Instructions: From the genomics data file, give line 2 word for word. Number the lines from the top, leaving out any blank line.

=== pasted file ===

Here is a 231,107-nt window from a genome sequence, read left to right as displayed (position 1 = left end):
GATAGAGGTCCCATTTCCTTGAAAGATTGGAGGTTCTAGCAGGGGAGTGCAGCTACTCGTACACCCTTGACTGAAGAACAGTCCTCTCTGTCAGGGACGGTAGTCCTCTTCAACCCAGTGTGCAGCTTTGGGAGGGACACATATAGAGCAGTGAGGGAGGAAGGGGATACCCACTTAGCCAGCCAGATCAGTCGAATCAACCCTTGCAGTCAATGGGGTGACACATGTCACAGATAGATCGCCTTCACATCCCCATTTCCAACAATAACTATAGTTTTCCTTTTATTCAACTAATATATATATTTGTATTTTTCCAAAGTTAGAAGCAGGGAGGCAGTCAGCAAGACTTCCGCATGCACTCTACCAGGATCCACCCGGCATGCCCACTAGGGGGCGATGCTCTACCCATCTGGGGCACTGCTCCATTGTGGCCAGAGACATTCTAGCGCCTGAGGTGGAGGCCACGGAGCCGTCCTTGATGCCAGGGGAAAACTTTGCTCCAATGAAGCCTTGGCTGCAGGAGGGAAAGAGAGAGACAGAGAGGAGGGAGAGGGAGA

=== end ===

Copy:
GATAGAGGTCCCATTTCCTTGAAAGATTGGAGGTTCTAGCAGGGGAGTGCAGCTACTCGTACACCCTTGACTGAAGAACAGTCCTCTCTGTCAGGGACGGTAGTCCTCTTCAACCCAGTGTGCAGCTTTGGGAGGGACACATATAGAGCAGTGAGGGAGGAAGGGGATACCCACTTAGCCAGCCAGATCAGTCGAATCAACCCTTGCAGTCAATGGGGTGACACATGTCACAGATAGATCGCCTTCACATCCCCATTTCCAACAATAACTATAGTTTTCCTTTTATTCAACTAATATATATATTTGTATTTTTCCAAAGTTAGAAGCAGGGAGGCAGTCAGCAAGACTTCCGCATGCACTCTACCAGGATCCACCCGGCATGCCCACTAGGGGGCGATGCTCTACCCATCTGGGGCACTGCTCCATTGTGGCCAGAGACATTCTAGCGCCTGAGGTGGAGGCCACGGAGCCGTCCTTGATGCCAGGGGAAAACTTTGCTCCAATGAAGCCTTGGCTGCAGGAGGGAAAGAGAGAGACAGAGAGGAGGGAGAGGGAGA